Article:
Negative end-of-year developments stymie Greek program; prospects for economic recovery
Negotiations over the Greek adjustment program (third bailout) sputtered to a standstill this week, as the now very publicly aired disagreements between the leftist government in Athens with the IMF and German leadership, on the one hand, as well as between the Commission and the IMF, on the other hand, spell delays for a second review of the program and blocked short-term Greek debt relief measures.
The latter, which were agreed to at a Dec. 5 Eurogroup meeting, fell victim to an abrupt announcement by the Greek premier of a one-off spending measure for nearly 1.6 million pensioners in the country. The 617-million-euro “holiday bonus” was unveiled by Alexis Tsipras in a televised address, with beneficiaries being anyone receiving under 850 euros a month in total social security benefits. Nevertheless, the spending scheme triggered a freeze of the debt measures, as European creditors – mostly echoing the stricter stance of the German finance ministry — asked the European Stability Mechanism and Eurogroup to examine whether the outlay violated the third memorandum’s provisions.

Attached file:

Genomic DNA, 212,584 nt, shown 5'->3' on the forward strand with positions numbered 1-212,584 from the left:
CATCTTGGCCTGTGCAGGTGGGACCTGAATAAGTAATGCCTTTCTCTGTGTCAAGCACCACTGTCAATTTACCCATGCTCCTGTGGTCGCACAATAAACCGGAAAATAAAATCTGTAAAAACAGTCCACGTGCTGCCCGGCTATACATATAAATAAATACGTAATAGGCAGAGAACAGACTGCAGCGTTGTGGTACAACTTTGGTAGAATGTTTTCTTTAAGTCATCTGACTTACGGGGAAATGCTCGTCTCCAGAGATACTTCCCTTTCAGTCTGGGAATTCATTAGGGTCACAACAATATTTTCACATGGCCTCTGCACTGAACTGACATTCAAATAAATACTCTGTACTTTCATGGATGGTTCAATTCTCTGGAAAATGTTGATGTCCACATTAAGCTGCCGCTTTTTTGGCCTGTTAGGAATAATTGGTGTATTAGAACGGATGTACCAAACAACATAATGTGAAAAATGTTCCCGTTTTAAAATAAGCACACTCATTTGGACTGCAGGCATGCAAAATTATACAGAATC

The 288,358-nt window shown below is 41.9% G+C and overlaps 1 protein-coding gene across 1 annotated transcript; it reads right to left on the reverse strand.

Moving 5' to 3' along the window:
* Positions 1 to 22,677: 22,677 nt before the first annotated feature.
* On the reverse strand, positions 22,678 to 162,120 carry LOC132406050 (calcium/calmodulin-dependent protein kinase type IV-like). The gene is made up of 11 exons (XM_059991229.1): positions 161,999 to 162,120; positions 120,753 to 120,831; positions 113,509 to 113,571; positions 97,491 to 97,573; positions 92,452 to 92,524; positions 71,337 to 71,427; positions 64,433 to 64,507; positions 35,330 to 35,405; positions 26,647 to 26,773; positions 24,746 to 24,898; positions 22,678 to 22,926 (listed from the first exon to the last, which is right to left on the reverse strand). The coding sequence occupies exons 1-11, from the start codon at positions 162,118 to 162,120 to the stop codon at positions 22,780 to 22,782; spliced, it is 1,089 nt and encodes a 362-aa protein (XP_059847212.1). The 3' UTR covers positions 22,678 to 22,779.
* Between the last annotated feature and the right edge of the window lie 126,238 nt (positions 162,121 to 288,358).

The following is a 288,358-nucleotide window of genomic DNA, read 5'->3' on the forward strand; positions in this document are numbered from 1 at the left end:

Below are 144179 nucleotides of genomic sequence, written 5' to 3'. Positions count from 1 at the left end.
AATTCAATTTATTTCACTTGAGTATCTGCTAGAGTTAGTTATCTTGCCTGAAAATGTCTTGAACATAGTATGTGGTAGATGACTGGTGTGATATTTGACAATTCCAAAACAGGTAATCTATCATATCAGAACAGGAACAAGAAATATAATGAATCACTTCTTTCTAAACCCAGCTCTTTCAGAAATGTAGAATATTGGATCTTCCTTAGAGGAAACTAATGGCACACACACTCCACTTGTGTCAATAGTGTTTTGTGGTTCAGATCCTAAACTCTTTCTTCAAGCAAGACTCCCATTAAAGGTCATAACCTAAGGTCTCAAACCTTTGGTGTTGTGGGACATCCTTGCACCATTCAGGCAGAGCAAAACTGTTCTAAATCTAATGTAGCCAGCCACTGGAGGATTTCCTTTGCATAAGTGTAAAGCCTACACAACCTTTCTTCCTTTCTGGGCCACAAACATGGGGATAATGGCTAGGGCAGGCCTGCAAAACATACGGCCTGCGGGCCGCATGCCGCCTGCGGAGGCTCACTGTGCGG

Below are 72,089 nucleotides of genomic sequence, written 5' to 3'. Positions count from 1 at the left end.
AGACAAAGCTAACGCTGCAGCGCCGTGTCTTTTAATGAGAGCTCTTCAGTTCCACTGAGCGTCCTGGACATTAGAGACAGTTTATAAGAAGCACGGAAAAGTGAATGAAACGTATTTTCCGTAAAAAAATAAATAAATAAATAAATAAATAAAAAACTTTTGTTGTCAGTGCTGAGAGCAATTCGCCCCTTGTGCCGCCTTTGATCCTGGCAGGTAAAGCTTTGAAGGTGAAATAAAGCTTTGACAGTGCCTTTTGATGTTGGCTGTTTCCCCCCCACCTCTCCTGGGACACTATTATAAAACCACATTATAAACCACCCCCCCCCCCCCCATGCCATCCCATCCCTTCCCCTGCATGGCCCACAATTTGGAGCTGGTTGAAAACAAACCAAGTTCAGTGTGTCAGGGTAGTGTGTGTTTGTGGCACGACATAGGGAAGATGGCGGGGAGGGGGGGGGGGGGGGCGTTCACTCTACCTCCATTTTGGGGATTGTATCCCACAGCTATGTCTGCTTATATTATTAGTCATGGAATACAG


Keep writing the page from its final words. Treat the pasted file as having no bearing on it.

With the second review of the Greek program now being bumped to late January 2016, at best, a 6.2-billion-euro tranche in bailout loans remains in limbo, prospects for re-inclusion of Greek bonds in the ECB’s QE are stymied and the overall economic and investment climate suffers due to increased uncertainty. The negative end-of-year developments come after the Greek economy showed signs of recovery in the second half of 2016.
As “Naftemporiki” reported on Thursday, back-and-forth statements between Athens and Berlin, at the highest level, worsened an already tense situation, with German federal elections in the autumn of 2017 allowing little room for a more flexible handling of negotiations on the Greek bailout program.
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